2:09 PM, Oct 14, 2014 • By WILLIAM KRISTOL
Jeff Bell used to email us to pitch articles for THE WEEKLY STANDARD. Now he emails asking for help for a TV buy in his New Jersey Senate race.
Jeff's articles were always interesting and contrarian. His race is, too. With no TV so far, only radio and mail, he's drawn within nine points of Cory Booker. Watch the ad below:
9:41 AM, Oct 14, 2014 • By MICHAEL WARREN
Federal authorities are investigating possible corruption in a Newark government agency that was chaired by Democratic senator Cory Booker of New Jersey. The New York Post has the story:
The inquiry centers on alleged misappropriation of taxpayer funds first uncovered by the New Jersey Comptroller’s Office and a local watchdog group.
11:29 AM, Oct 11, 2014 • By MICHAEL WARREN
New Jersey senator Cory Booker, a Democrat, leads his Republican challenger Jeff Bell by just nine points in a new poll from the Stockton Polling Institute. The survey of likely voters found 48 percent supporting Booker and 39 percent supporting Bell. The results show the race tightening from the previous Stockton poll in September, which had Booker leading Bell by 13 points.
5:06 PM, Oct 9, 2014 • By MICHAEL WARREN
A new ad from the conservative American Principles Fund targets New Jersey senator Cory Booker, saying the Democrat is a crooked pol who uses his power to "enrich himself."
8:28 AM, Oct 2, 2014 • By WILLIAM KRISTOL
The new Quinnipiac poll of the New Jersey Senate contest shows Jeff Bell only 11 points down to Cory Booker, 51 to 40 percent, among likely voters. It goes without saying that a race can move a dozen points in the final five weeks of a campaign—especially when a little known challenger (but one who's well-regarded by those who do know of him) is taking on a pro-Obama incumbent who's barely above 50 percent in an anti-Obama, anti-incumbent year.
3:29 PM, Sep 10, 2014 • By MICHAEL WARREN
A new poll of the U.S. Senate race in New Jersey reveals an astonishing trend: Cory Booker, the state's Democratic senator running for a full term this fall, frequently polls below 50 percent support against his Republican challenger, Jeff Bell. The latest survey from Fairleigh Dickinson University shows 42 percent of registered voters say they support Booker, while 29 percent say they support Bell. Twenty-seven percent, meanwhile, say they haven't made up their minds yet.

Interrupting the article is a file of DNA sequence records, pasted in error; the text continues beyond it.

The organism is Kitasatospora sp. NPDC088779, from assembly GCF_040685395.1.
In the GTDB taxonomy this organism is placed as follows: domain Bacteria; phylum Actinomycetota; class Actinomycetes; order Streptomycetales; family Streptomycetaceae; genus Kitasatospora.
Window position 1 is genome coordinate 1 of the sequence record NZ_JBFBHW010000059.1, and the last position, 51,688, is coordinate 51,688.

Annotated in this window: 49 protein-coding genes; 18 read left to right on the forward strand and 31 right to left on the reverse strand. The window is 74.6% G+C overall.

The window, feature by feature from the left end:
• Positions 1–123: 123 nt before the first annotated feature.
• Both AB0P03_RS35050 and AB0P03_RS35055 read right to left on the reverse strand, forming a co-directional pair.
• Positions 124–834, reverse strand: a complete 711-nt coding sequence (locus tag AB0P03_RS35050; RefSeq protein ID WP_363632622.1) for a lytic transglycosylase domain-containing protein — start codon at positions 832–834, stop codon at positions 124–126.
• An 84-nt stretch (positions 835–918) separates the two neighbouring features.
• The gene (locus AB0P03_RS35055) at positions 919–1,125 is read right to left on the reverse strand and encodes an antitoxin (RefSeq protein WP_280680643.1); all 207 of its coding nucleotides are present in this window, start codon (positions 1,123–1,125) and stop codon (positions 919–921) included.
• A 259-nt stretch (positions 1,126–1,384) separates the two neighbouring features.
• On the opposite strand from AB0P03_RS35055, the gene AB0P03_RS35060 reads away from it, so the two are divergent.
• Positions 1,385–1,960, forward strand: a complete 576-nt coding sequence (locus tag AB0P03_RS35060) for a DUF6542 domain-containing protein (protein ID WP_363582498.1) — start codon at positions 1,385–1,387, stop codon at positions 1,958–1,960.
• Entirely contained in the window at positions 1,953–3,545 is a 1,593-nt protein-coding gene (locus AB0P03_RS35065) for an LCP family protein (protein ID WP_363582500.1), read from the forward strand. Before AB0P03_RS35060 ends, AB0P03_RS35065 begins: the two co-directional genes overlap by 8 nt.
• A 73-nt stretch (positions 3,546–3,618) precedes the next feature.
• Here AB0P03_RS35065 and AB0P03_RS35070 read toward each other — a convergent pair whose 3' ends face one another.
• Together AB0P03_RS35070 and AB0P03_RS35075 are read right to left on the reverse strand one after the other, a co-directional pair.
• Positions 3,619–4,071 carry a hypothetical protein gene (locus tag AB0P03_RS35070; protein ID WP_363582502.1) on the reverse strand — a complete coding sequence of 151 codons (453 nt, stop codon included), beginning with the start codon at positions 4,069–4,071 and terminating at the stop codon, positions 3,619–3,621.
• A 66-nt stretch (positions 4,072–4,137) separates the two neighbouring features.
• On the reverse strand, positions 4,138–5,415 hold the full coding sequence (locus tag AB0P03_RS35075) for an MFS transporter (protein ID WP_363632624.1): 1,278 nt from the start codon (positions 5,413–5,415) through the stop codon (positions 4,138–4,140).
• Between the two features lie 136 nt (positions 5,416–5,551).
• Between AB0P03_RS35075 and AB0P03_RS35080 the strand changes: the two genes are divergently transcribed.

Or does it?7:14 AM, Aug 27, 2014 • By MICHAEL WARREN
Do Washington Republicans smell blood in New Jersey? The National Republican Senatorial Committee, the GOP's Senate campaign apparatus, issued a press release Wednesday knocking New Jersey's Democratic senator Cory Booker for being a "tax & spend liberal."
The release groups Booker with another incumbent Democrat, Alaska's Mark Begich, as two former mayors (of Newark and Anchorage, respectively) with liberal records. Here's an excerpt:
Majority don't trust Fed to fix it.1:01 PM, Aug 25, 2014 • By MICHAEL WARREN
Things are getting more expensive, and the American people know it. A new poll from Rasmussen Reports found three-quarters of Americans say they are concerned about inflation, with 81 percent saying they are paying more for groceries and 71 percent saying they expect to pay even more for groceries a year from now. Here's more: